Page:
Showing posts from October, 2013

Branch Campuses in Africa: New Transnational Education Market to Serve Demand from Glocals?

In last couple of years, Africa has been gaining traction in terms of transnational education. It includes a diverse range of models from traditional branch campuses with Webster to blended-learning models with Kepler. Likewise, in terms of home countries, universities from Australia, the UK and the US are engaging with Africa. Here are some of the recent developments with transnational education in Africa:

Webster University in GhanaLancaster University in GhanaCarnegie Mellon University in RwandaKepler in Rwanda (with Southern New Hampshire University)Laureate University in South Africa (through Monash University)

EAIE recognition for advancing research on international student segments and recruitment strategies

Higher education institutions are increasingly interested in not only expanding the number of international students on their campuses, but also diversifying the countries they come from. However, international student recruitment strategies have a major limitation: over-reliance on anecdotal evidences and hunches to formulate strategies.

Many institutions are missing the cornerstone of successful strategies--international students differ in their needs and preferences and treating all international students as same in terms recruitment strategies is inefficient and ineffective. These strategies are often grounded in a pre-social media era, which continues to transform student decision-making processes.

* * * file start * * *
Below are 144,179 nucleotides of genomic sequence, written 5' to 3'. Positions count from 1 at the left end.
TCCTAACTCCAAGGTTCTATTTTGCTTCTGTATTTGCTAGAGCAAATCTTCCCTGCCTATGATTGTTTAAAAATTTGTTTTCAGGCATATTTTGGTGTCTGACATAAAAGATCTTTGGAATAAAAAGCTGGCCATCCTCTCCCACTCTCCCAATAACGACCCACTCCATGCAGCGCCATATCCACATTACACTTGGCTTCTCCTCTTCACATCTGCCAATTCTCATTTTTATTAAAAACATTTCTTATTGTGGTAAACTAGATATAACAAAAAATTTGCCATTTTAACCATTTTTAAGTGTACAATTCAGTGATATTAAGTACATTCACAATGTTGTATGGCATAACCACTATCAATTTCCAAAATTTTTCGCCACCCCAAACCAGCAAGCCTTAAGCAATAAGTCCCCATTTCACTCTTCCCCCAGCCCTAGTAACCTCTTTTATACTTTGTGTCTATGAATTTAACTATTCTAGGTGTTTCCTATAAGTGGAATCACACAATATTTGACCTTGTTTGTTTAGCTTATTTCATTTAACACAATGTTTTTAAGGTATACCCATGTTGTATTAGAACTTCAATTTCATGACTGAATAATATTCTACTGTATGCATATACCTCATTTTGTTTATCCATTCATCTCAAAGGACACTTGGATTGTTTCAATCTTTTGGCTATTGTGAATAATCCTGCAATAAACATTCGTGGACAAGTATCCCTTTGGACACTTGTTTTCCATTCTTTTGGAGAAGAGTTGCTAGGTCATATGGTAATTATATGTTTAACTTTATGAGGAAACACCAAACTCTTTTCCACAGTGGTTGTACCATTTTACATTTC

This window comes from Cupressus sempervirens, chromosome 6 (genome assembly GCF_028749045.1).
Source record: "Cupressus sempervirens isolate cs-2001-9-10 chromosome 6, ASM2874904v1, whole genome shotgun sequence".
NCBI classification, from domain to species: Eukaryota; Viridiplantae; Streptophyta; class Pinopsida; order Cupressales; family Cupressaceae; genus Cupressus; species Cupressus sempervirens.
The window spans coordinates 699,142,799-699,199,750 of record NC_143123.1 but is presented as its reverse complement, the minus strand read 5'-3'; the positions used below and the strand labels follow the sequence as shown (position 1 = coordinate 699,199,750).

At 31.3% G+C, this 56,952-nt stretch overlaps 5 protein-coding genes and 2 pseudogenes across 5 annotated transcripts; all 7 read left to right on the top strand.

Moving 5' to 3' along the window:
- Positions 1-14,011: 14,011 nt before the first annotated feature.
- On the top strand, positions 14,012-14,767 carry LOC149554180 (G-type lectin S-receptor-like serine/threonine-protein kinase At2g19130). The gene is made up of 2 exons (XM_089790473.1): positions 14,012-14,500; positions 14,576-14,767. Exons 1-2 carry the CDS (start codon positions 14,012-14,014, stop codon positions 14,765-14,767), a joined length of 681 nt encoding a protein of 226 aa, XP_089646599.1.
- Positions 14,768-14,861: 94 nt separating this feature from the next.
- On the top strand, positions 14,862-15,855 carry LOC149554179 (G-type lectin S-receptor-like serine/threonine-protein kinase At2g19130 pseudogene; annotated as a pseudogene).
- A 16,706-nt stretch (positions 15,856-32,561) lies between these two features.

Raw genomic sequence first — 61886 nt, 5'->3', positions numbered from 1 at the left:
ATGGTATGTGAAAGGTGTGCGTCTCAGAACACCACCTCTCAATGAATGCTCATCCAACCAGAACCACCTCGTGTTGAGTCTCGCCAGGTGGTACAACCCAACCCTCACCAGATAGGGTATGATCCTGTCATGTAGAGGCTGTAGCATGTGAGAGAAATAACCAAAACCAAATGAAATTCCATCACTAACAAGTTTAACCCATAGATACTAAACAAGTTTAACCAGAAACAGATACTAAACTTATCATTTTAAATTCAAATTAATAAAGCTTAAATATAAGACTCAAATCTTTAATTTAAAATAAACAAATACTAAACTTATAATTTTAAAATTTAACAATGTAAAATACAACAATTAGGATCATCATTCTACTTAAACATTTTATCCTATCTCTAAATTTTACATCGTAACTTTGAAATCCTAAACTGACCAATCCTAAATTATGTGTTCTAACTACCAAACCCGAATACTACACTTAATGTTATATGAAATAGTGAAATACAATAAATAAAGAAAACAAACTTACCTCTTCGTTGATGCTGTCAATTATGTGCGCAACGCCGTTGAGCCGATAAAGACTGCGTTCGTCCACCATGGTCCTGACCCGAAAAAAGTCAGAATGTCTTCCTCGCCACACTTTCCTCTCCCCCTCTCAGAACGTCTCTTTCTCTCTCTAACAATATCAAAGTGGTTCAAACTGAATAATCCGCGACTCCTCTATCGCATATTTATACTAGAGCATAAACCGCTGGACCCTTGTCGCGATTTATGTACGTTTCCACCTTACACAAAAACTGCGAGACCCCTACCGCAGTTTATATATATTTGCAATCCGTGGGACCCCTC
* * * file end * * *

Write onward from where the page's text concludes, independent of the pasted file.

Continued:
Can Laureate Change the Landscape of Global Higher Education?

Earlier this year, IFC, a member of the World Bank Group, announced an investment of $150 million in common stock of Laureate Education, Inc., representing IFC’s largest education investment. This was a landmark development in the world of international higher education, as it validated the model of Laureate with a significant investment. What made Laureate so successful?

How to engage foreign universities in India?

The Foreign universities bill 2010 has attracted lot of curiosity and interest from media and universities to assess its potency and implications.  The bill is still pending after three years and it is pretty much written off. However, the recent executive order by the University Grants Commission allowing foreign universities to enter India has reignited the curiosity. In my commentary article "How to Engage Foreign Universities in India" published in Business Standard, I argue that the optimism is unfounded and it will again be a non-starter. The proposed order is not aligned with the reality of global higher education and the needs of Indian higher education. Here is the excerpt.